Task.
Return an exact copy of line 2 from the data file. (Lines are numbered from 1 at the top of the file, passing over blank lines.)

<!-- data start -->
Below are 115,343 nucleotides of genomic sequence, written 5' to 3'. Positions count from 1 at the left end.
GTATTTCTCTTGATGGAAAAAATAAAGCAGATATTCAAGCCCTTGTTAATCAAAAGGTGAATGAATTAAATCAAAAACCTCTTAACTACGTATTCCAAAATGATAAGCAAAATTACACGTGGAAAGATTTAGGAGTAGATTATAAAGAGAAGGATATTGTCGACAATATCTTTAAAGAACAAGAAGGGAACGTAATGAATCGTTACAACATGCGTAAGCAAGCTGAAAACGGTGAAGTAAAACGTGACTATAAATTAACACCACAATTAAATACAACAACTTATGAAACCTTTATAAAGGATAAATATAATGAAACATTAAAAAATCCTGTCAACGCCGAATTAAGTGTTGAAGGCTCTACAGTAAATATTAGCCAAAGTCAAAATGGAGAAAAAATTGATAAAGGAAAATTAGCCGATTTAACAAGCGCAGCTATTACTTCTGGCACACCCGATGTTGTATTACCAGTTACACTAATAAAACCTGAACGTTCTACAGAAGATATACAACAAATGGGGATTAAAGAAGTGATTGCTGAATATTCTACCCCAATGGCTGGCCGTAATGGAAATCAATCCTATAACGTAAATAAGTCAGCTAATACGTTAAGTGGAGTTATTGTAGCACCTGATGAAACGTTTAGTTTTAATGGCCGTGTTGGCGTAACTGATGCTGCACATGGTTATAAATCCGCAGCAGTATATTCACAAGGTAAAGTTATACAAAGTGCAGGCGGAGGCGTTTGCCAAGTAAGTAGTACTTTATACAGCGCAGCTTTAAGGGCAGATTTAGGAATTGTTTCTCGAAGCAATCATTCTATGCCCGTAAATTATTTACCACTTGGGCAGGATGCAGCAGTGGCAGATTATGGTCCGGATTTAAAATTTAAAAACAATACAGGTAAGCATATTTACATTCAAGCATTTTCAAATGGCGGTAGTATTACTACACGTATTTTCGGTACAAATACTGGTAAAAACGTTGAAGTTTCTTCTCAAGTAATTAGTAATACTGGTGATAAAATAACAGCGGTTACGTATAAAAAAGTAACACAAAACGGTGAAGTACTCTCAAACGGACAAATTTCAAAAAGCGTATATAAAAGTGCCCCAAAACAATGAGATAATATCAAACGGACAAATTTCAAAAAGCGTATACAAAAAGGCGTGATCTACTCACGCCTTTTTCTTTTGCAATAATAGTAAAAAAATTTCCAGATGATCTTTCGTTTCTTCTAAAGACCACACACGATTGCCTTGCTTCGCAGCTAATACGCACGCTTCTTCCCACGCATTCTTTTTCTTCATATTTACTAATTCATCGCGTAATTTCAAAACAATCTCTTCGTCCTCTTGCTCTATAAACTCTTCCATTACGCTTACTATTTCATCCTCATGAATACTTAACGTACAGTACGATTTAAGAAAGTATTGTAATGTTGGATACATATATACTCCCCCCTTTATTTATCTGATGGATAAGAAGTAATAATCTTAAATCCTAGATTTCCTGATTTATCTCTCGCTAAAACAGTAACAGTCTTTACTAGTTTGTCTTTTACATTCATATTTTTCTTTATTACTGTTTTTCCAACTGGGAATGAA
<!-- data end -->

GTATTTCTCTTGATGGAAAAAATAAAGCAGATATTCAAGCCCTTGTTAATCAAAAGGTGAATGAATTAAATCAAAAACCTCTTAACTACGTATTCCAAAATGATAAGCAAAATTACACGTGGAAAGATTTAGGAGTAGATTATAAAGAGAAGGATATTGTCGACAATATCTTTAAAGAACAAGAAGGGAACGTAATGAATCGTTACAACATGCGTAAGCAAGCTGAAAACGGTGAAGTAAAACGTGACTATAAATTAACACCACAATTAAATACAACAACTTATGAAACCTTTATAAAGGATAAATATAATGAAACATTAAAAAATCCTGTCAACGCCGAATTAAGTGTTGAAGGCTCTACAGTAAATATTAGCCAAAGTCAAAATGGAGAAAAAATTGATAAAGGAAAATTAGCCGATTTAACAAGCGCAGCTATTACTTCTGGCACACCCGATGTTGTATTACCAGTTACACTAATAAAACCTGAACGTTCTACAGAAGATATACAACAAATGGGGATTAAAGAAGTGATTGCTGAATATTCTACCCCAATGGCTGGCCGTAATGGAAATCAATCCTATAACGTAAATAAGTCAGCTAATACGTTAAGTGGAGTTATTGTAGCACCTGATGAAACGTTTAGTTTTAATGGCCGTGTTGGCGTAACTGATGCTGCACATGGTTATAAATCCGCAGCAGTATATTCACAAGGTAAAGTTATACAAAGTGCAGGCGGAGGCGTTTGCCAAGTAAGTAGTACTTTATACAGCGCAGCTTTAAGGGCAGATTTAGGAATTGTTTCTCGAAGCAATCATTCTATGCCCGTAAATTATTTACCACTTGGGCAGGATGCAGCAGTGGCAGATTATGGTCCGGATTTAAAATTTAAAAACAATACAGGTAAGCATATTTACATTCAAGCATTTTCAAATGGCGGTAGTATTACTACACGTATTTTCGGTACAAATACTGGTAAAAACGTTGAAGTTTCTTCTCAAGTAATTAGTAATACTGGTGATAAAATAACAGCGGTTACGTATAAAAAAGTAACACAAAACGGTGAAGTACTCTCAAACGGACAAATTTCAAAAAGCGTATATAAAAGTGCCCCAAAACAATGAGATAATATCAAACGGACAAATTTCAAAAAGCGTATACAAAAAGGCGTGATCTACTCACGCCTTTTTCTTTTGCAATAATAGTAAAAAAATTTCCAGATGATCTTTCGTTTCTTCTAAAGACCACACACGATTGCCTTGCTTCGCAGCTAATACGCACGCTTCTTCCCACGCATTCTTTTTCTTCATATTTACTAATTCATCGCGTAATTTCAAAACAATCTCTTCGTCCTCTTGCTCTATAAACTCTTCCATTACGCTTACTATTTCATCCTCATGAATACTTAACGTACAGTACGATTTAAGAAAGTATTGTAATGTTGGATACATATATACTCCCCCCTTTATTTATCTGATGGATAAGAAGTAATAATCTTAAATCCTAGATTTCCTGATTTATCTCTCGCTAAAACAGTAACAGTCTTTACTAGTTTGTCTTTTACATTCATATTTTTCTTTATTACTGTTTTTCCAACTGGGAATGAA